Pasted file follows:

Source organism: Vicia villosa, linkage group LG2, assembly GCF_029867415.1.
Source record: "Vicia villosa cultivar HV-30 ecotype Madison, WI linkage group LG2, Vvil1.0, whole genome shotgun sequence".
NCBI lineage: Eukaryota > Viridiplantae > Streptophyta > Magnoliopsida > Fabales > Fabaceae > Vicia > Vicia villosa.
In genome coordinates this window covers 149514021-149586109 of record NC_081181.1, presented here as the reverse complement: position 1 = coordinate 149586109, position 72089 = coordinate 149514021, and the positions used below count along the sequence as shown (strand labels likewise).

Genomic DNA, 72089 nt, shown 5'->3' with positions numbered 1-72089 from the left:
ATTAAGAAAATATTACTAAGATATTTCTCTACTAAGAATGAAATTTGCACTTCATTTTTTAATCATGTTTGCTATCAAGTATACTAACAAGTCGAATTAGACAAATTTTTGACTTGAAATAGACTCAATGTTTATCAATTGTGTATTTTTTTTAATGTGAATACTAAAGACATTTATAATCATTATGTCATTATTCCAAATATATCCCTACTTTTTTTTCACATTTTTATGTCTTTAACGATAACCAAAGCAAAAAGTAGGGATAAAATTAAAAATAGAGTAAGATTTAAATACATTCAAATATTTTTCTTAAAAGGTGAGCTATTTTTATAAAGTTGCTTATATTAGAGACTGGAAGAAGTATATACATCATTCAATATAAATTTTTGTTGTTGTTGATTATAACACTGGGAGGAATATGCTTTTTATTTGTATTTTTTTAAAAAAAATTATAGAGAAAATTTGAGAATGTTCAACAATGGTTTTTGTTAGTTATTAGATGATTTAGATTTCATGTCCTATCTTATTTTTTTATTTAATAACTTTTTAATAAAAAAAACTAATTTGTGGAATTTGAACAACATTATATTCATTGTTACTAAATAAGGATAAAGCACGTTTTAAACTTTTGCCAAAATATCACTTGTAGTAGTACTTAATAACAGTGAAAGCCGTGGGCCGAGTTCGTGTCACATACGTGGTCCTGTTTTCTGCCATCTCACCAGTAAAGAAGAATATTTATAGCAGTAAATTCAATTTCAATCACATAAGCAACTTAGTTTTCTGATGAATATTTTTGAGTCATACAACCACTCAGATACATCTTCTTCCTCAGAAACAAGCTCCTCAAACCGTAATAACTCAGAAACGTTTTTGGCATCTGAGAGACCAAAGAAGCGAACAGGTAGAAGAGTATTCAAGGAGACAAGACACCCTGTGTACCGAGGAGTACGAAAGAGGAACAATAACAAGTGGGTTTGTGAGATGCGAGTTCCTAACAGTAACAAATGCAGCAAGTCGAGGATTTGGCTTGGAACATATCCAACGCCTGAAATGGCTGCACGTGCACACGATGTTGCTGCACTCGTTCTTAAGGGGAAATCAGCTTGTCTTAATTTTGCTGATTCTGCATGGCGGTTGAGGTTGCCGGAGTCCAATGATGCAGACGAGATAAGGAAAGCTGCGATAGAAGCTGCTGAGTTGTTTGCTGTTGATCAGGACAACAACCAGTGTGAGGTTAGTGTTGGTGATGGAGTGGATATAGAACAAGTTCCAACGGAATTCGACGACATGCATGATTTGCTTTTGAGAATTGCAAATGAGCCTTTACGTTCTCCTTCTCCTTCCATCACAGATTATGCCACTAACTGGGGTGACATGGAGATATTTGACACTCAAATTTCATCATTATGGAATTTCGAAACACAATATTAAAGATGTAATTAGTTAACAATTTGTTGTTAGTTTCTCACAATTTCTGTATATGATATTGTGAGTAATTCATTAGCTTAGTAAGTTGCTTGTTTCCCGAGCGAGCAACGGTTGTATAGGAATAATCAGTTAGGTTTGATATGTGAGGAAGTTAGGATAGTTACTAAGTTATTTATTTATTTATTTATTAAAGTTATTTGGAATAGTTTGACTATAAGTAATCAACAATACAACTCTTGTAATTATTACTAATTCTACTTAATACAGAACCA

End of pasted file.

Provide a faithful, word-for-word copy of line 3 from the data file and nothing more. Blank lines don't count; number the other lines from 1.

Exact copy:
NCBI lineage: Eukaryota > Viridiplantae > Streptophyta > Magnoliopsida > Fabales > Fabaceae > Vicia > Vicia villosa.